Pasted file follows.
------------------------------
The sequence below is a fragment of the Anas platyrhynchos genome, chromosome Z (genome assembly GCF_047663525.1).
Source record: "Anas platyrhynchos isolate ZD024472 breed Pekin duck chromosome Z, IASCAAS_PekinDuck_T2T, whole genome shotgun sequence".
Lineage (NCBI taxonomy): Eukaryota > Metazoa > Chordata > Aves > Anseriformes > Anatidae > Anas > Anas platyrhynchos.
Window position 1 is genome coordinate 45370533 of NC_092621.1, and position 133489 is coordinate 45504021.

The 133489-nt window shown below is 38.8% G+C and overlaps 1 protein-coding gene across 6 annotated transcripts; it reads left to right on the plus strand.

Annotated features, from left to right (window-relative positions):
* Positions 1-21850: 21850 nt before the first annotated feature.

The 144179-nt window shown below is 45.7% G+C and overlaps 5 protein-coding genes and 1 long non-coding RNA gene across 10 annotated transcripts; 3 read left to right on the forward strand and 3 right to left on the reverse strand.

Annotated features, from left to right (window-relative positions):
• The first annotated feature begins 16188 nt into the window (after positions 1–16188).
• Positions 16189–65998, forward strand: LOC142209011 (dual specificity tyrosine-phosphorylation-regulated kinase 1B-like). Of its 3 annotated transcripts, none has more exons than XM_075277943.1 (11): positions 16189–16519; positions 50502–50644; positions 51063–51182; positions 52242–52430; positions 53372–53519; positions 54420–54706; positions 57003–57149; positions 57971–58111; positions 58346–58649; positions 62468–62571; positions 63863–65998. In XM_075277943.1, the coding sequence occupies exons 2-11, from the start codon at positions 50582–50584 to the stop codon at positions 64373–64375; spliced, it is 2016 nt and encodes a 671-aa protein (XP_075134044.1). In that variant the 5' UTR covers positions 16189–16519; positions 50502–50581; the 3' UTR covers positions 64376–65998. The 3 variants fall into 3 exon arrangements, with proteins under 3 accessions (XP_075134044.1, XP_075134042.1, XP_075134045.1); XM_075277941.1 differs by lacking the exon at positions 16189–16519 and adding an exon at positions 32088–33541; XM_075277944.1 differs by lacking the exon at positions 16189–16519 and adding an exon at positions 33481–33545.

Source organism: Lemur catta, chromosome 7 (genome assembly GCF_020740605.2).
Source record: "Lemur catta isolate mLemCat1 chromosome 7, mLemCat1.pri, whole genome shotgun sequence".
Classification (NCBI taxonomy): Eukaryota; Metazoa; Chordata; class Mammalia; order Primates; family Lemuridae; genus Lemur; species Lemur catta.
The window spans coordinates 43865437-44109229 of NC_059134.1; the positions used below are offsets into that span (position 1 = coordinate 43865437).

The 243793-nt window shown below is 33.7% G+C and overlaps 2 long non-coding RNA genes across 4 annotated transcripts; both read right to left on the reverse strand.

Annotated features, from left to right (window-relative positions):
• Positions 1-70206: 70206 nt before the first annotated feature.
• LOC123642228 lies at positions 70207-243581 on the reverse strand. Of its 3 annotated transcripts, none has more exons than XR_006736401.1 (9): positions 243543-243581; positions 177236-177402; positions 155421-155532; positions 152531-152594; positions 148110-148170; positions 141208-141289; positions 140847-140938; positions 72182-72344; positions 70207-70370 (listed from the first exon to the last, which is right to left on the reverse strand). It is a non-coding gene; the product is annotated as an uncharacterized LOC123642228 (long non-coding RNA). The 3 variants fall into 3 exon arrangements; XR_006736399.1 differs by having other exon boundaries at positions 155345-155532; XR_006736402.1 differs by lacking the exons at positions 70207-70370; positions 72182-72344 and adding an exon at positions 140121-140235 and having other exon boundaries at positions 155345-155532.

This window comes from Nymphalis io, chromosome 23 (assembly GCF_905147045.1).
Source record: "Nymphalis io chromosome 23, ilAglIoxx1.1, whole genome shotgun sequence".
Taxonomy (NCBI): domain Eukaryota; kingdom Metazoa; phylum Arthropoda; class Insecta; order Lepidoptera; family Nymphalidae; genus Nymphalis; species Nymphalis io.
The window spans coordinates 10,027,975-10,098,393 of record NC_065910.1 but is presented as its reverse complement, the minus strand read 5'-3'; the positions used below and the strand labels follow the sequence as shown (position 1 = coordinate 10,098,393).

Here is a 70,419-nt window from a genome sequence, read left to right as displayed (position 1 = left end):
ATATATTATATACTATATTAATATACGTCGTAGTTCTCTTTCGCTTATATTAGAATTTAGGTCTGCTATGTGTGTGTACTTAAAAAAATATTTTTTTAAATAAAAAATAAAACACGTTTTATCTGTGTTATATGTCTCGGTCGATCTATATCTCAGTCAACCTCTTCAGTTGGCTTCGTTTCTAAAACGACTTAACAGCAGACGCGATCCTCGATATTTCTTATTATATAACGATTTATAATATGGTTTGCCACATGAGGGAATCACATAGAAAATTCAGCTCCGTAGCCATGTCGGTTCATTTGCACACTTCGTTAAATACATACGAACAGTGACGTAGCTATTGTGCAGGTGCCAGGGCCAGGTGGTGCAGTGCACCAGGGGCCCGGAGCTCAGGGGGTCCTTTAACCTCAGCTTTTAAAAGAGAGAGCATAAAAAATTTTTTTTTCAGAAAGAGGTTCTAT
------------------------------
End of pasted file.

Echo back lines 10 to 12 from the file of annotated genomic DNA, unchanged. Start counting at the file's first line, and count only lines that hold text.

• The first annotated feature begins 16188 nt into the window (after positions 1–16188).
• Positions 16189–65998, forward strand: LOC142209011 (dual specificity tyrosine-phosphorylation-regulated kinase 1B-like). Of its 3 annotated transcripts, none has more exons than XM_075277943.1 (11): positions 16189–16519; positions 50502–50644; positions 51063–51182; positions 52242–52430; positions 53372–53519; positions 54420–54706; positions 57003–57149; positions 57971–58111; positions 58346–58649; positions 62468–62571; positions 63863–65998. In XM_075277943.1, the coding sequence occupies exons 2-11, from the start codon at positions 50582–50584 to the stop codon at positions 64373–64375; spliced, it is 2016 nt and encodes a 671-aa protein (XP_075134044.1). In that variant the 5' UTR covers positions 16189–16519; positions 50502–50581; the 3' UTR covers positions 64376–65998. The 3 variants fall into 3 exon arrangements, with proteins under 3 accessions (XP_075134044.1, XP_075134042.1, XP_075134045.1); XM_075277941.1 differs by lacking the exon at positions 16189–16519 and adding an exon at positions 32088–33541; XM_075277944.1 differs by lacking the exon at positions 16189–16519 and adding an exon at positions 33481–33545.

Source organism: Lemur catta, chromosome 7 (genome assembly GCF_020740605.2).